XP_010530248.1MIKC_MADS family protein
XP_010530256.1MIKC_MADS family protein
XP_010530322.1MIKC_MADS family protein
XP_010530323.1MIKC_MADS family protein
XP_010530324.1MIKC_MADS family protein
XP_010530389.1MIKC_MADS family protein
XP_010530561.1MIKC_MADS family protein
XP_010530562.1MIKC_MADS family protein
XP_010531071.1MIKC_MADS family protein
XP_010531079.1MIKC_MADS family protein
XP_010531345.1MIKC_MADS family protein
XP_010532202.1MIKC_MADS family protein
XP_010532203.1MIKC_MADS family protein
XP_010532204.1MIKC_MADS family protein
XP_010532206.1MIKC_MADS family protein
XP_010532441.1MIKC_MADS family protein
XP_010532442.1MIKC_MADS family protein
XP_010534127.1MIKC_MADS family protein
XP_010536502.1MIKC_MADS family protein
XP_010538582.1MIKC_MADS family protein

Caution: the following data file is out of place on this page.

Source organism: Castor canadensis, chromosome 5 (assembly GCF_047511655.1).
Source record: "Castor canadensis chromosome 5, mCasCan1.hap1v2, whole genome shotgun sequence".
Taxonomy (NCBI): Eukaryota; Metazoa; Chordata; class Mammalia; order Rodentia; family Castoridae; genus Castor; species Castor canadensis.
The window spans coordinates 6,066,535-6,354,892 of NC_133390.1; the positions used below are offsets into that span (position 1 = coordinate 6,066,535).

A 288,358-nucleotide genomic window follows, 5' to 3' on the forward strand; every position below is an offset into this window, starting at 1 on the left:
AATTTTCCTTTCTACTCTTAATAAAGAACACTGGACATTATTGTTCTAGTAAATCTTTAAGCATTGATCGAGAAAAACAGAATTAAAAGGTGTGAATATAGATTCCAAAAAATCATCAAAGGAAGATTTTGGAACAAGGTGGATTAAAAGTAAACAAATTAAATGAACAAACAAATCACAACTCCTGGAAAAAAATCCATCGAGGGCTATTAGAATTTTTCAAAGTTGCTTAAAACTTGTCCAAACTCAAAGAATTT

XP_010538787.1MIKC_MADS family protein
XP_010538788.1MIKC_MADS family protein
XP_010538789.1MIKC_MADS family protein
XP_010541718.1MIKC_MADS family protein
XP_010541719.1MIKC_MADS family protein
XP_010542871.1MIKC_MADS family protein
XP_010542875.1MIKC_MADS family protein
XP_010544676.1MIKC_MADS family protein
XP_010544677.1MIKC_MADS family protein
XP_010544678.1MIKC_MADS family protein
XP_010544679.1MIKC_MADS family protein
XP_010544680.1MIKC_MADS family protein
XP_010545163.1MIKC_MADS family protein
XP_010545211.1MIKC_MADS family protein
XP_010546076.1MIKC_MADS family protein
XP_010546077.1MIKC_MADS family protein
XP_010546078.1MIKC_MADS family protein
XP_010547302.1MIKC_MADS family protein
XP_010547303.1MIKC_MADS family protein
XP_010547305.1MIKC_MADS family protein
XP_010547306.1MIKC_MADS family protein
XP_010547620.1MIKC_MADS family protein
XP_010547743.1MIKC_MADS family protein
XP_010547744.1MIKC_MADS family protein
XP_010549963.1MIKC_MADS family protein
XP_010551359.1MIKC_MADS family protein
XP_010552418.1MIKC_MADS family protein